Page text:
My network topology is like this:
Dual Cisco 4507 Core Switches
Cisco 3750-E Server Switches & Access Switches Ports at 1Gbps
10Gbps backbone between Access/Core/Server Switches
My main storage server is a HP DL360 G4p connected at 1Gbps to the Server Switches
It connects to an EMC AX4 via an iSCSI connection at 1Gbps
The other day we had someone copying data from an SD card directly to the storage server over the network. So, removable storage dragged to share drive.
When the person was copying the data from the SD card (about 6 GB I think) it took up 36Mbps on our MRTG graphs and essentially shut everyone else out. Nobody could get to files or do anything. It was really bad. I told her to stop the copy and everything returned to normal. I assumed that it was the slow read rate of the SD card that caused the problem.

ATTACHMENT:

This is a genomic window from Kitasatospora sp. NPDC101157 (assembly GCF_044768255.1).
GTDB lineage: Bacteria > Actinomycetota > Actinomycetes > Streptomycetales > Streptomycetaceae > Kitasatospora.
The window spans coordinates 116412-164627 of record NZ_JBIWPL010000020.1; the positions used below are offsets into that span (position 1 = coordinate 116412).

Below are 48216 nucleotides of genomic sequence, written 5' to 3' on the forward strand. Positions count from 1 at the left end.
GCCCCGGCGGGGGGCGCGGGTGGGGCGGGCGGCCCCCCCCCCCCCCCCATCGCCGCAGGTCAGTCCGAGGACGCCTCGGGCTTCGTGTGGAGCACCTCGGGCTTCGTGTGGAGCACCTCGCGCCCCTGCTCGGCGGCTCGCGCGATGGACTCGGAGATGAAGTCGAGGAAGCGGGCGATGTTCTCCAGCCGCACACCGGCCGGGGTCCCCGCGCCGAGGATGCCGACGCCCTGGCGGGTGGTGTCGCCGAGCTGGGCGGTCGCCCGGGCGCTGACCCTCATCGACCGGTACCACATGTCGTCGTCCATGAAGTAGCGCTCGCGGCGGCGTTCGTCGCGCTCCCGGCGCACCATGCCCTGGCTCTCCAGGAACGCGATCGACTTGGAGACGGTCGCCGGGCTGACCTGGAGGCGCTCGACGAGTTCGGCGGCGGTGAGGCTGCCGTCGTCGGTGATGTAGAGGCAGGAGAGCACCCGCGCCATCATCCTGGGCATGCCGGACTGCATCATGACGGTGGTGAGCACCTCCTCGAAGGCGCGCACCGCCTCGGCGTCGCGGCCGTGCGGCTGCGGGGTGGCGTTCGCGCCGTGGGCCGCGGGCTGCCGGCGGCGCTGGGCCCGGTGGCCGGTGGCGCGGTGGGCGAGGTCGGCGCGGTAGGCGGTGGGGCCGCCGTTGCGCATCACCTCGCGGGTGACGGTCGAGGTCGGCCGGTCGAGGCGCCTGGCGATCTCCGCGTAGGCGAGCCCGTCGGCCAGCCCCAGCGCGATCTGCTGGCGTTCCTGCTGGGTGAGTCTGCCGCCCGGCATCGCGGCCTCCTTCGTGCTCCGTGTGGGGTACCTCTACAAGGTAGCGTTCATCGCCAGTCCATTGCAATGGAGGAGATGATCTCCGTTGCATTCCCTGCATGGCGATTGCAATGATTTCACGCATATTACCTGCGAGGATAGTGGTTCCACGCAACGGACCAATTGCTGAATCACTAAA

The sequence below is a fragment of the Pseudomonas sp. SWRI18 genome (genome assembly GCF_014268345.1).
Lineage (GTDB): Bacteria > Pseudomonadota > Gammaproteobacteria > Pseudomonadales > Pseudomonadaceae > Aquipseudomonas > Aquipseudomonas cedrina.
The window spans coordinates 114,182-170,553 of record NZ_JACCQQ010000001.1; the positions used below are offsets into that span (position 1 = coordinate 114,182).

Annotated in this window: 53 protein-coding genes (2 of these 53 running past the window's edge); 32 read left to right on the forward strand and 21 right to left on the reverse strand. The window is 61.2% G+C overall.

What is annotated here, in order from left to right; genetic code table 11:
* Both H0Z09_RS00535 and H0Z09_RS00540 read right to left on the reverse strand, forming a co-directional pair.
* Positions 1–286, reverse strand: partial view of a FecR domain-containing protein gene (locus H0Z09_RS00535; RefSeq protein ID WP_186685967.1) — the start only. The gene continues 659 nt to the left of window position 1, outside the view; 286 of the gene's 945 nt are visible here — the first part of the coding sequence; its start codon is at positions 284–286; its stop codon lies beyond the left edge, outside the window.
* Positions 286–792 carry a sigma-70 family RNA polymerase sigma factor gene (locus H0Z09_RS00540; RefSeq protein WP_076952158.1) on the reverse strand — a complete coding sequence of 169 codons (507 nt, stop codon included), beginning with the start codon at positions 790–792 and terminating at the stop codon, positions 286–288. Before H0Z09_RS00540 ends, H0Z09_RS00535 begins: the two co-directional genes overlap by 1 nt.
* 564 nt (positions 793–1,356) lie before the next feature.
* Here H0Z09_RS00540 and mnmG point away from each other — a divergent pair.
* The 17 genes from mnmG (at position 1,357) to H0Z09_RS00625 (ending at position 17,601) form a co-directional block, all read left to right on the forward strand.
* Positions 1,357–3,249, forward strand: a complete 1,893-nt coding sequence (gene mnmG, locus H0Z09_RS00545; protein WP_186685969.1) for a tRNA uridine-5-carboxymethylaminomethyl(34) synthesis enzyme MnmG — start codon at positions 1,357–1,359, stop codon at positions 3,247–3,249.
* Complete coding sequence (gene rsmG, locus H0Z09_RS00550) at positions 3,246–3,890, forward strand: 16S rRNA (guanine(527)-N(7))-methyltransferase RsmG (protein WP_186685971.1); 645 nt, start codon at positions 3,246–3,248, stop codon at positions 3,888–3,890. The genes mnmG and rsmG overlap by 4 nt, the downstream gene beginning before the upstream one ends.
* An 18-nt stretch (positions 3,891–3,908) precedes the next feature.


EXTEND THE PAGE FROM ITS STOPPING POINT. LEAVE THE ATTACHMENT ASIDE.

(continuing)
My question is this: Why, with a 1Gbps network and a 10Gbps backbone did that take down my network? I mean, all the other servers stopped the ability to talk, for the most part.
Second, I’m having similar issues today when the utilization on the network is reaching about 36Mbps to the APP server and things are dying. What can I do to help this? Why does it barely fill the capacity of the server and it kills everything?
I have verified that the connections are in fact 1000/full duplex connections.
Would a more powerful server help? Is my network not optimized somehow?